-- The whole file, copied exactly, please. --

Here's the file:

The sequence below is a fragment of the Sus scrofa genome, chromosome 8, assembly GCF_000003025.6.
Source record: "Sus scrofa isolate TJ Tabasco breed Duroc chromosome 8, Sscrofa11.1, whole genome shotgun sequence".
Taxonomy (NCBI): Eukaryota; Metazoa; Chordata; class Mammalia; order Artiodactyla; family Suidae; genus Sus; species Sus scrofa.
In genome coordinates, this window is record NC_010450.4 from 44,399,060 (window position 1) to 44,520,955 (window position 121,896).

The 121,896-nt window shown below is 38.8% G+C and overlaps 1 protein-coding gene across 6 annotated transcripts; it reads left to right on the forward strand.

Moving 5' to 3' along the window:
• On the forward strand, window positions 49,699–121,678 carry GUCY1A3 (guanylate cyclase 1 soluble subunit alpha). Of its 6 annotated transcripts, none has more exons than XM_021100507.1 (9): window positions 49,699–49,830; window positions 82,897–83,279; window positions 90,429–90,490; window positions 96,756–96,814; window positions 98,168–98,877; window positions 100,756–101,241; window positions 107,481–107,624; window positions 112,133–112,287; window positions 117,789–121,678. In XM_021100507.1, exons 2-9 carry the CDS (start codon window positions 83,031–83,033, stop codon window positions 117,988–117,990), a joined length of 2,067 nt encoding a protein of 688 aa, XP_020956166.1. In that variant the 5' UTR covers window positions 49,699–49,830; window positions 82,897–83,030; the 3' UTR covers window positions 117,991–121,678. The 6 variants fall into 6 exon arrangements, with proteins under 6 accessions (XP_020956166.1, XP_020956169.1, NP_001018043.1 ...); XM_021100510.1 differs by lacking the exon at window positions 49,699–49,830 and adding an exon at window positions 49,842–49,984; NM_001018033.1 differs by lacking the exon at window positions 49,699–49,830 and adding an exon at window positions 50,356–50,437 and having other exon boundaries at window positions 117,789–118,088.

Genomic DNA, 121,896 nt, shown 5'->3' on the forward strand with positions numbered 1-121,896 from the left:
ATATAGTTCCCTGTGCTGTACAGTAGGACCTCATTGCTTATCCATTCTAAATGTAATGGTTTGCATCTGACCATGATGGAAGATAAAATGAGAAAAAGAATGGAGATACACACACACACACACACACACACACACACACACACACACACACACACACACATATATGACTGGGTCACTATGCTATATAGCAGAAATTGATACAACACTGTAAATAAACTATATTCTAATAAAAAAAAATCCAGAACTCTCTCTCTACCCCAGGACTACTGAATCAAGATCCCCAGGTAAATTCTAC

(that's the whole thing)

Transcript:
The sequence below is a fragment of the Sus scrofa genome, chromosome 8, assembly GCF_000003025.6.
Source record: "Sus scrofa isolate TJ Tabasco breed Duroc chromosome 8, Sscrofa11.1, whole genome shotgun sequence".
Taxonomy (NCBI): Eukaryota; Metazoa; Chordata; class Mammalia; order Artiodactyla; family Suidae; genus Sus; species Sus scrofa.
In genome coordinates, this window is record NC_010450.4 from 44,399,060 (window position 1) to 44,520,955 (window position 121,896).

The 121,896-nt window shown below is 38.8% G+C and overlaps 1 protein-coding gene across 6 annotated transcripts; it reads left to right on the forward strand.

Moving 5' to 3' along the window:
• On the forward strand, window positions 49,699–121,678 carry GUCY1A3 (guanylate cyclase 1 soluble subunit alpha). Of its 6 annotated transcripts, none has more exons than XM_021100507.1 (9): window positions 49,699–49,830; window positions 82,897–83,279; window positions 90,429–90,490; window positions 96,756–96,814; window positions 98,168–98,877; window positions 100,756–101,241; window positions 107,481–107,624; window positions 112,133–112,287; window positions 117,789–121,678. In XM_021100507.1, exons 2-9 carry the CDS (start codon window positions 83,031–83,033, stop codon window positions 117,988–117,990), a joined length of 2,067 nt encoding a protein of 688 aa, XP_020956166.1. In that variant the 5' UTR covers window positions 49,699–49,830; window positions 82,897–83,030; the 3' UTR covers window positions 117,991–121,678. The 6 variants fall into 6 exon arrangements, with proteins under 6 accessions (XP_020956166.1, XP_020956169.1, NP_001018043.1 ...); XM_021100510.1 differs by lacking the exon at window positions 49,699–49,830 and adding an exon at window positions 49,842–49,984; NM_001018033.1 differs by lacking the exon at window positions 49,699–49,830 and adding an exon at window positions 50,356–50,437 and having other exon boundaries at window positions 117,789–118,088.

Genomic DNA, 121,896 nt, shown 5'->3' on the forward strand with positions numbered 1-121,896 from the left:
ATATAGTTCCCTGTGCTGTACAGTAGGACCTCATTGCTTATCCATTCTAAATGTAATGGTTTGCATCTGACCATGATGGAAGATAAAATGAGAAAAAGAATGGAGATACACACACACACACACACACACACACACACACACACACACACACACACACACATATATGACTGGGTCACTATGCTATATAGCAGAAATTGATACAACACTGTAAATAAACTATATTCTAATAAAAAAAAATCCAGAACTCTCTCTCTACCCCAGGACTACTGAATCAAGATCCCCAGGTAAATTCTAC